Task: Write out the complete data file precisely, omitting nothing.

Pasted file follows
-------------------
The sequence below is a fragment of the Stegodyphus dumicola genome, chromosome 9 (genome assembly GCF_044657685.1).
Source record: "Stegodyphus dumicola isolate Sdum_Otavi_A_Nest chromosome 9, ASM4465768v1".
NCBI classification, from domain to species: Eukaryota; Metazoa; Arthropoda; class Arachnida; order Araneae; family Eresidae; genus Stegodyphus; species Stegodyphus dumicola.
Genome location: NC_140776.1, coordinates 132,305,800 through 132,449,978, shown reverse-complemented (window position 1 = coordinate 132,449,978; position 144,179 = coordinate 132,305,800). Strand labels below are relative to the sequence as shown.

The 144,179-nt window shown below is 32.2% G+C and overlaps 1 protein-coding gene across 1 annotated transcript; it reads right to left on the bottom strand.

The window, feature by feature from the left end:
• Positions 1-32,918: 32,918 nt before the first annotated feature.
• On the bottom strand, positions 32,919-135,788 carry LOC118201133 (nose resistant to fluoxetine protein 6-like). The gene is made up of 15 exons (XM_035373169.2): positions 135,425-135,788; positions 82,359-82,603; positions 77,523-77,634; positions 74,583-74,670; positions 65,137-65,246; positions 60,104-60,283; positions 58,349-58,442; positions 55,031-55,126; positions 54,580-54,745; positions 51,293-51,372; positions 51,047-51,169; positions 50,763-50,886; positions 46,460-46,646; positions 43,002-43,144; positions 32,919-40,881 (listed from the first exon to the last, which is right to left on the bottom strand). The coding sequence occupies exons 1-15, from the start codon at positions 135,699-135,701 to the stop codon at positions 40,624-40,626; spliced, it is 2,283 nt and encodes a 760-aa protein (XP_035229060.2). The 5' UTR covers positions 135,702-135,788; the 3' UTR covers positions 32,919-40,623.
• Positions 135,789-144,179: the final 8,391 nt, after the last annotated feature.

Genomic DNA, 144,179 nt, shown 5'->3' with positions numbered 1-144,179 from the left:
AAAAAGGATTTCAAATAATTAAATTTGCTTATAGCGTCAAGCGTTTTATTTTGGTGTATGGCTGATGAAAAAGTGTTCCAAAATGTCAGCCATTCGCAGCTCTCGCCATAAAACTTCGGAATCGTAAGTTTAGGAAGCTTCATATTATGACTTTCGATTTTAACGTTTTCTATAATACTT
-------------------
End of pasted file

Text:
The sequence below is a fragment of the Stegodyphus dumicola genome, chromosome 9 (genome assembly GCF_044657685.1).
Source record: "Stegodyphus dumicola isolate Sdum_Otavi_A_Nest chromosome 9, ASM4465768v1".
NCBI classification, from domain to species: Eukaryota; Metazoa; Arthropoda; class Arachnida; order Araneae; family Eresidae; genus Stegodyphus; species Stegodyphus dumicola.
Genome location: NC_140776.1, coordinates 132,305,800 through 132,449,978, shown reverse-complemented (window position 1 = coordinate 132,449,978; position 144,179 = coordinate 132,305,800). Strand labels below are relative to the sequence as shown.

The 144,179-nt window shown below is 32.2% G+C and overlaps 1 protein-coding gene across 1 annotated transcript; it reads right to left on the bottom strand.

The window, feature by feature from the left end:
• Positions 1-32,918: 32,918 nt before the first annotated feature.
• On the bottom strand, positions 32,919-135,788 carry LOC118201133 (nose resistant to fluoxetine protein 6-like). The gene is made up of 15 exons (XM_035373169.2): positions 135,425-135,788; positions 82,359-82,603; positions 77,523-77,634; positions 74,583-74,670; positions 65,137-65,246; positions 60,104-60,283; positions 58,349-58,442; positions 55,031-55,126; positions 54,580-54,745; positions 51,293-51,372; positions 51,047-51,169; positions 50,763-50,886; positions 46,460-46,646; positions 43,002-43,144; positions 32,919-40,881 (listed from the first exon to the last, which is right to left on the bottom strand). The coding sequence occupies exons 1-15, from the start codon at positions 135,699-135,701 to the stop codon at positions 40,624-40,626; spliced, it is 2,283 nt and encodes a 760-aa protein (XP_035229060.2). The 5' UTR covers positions 135,702-135,788; the 3' UTR covers positions 32,919-40,623.
• Positions 135,789-144,179: the final 8,391 nt, after the last annotated feature.

Genomic DNA, 144,179 nt, shown 5'->3' with positions numbered 1-144,179 from the left:
AAAAAGGATTTCAAATAATTAAATTTGCTTATAGCGTCAAGCGTTTTATTTTGGTGTATGGCTGATGAAAAAGTGTTCCAAAATGTCAGCCATTCGCAGCTCTCGCCATAAAACTTCGGAATCGTAAGTTTAGGAAGCTTCATATTATGACTTTCGATTTTAACGTTTTCTATAATACTT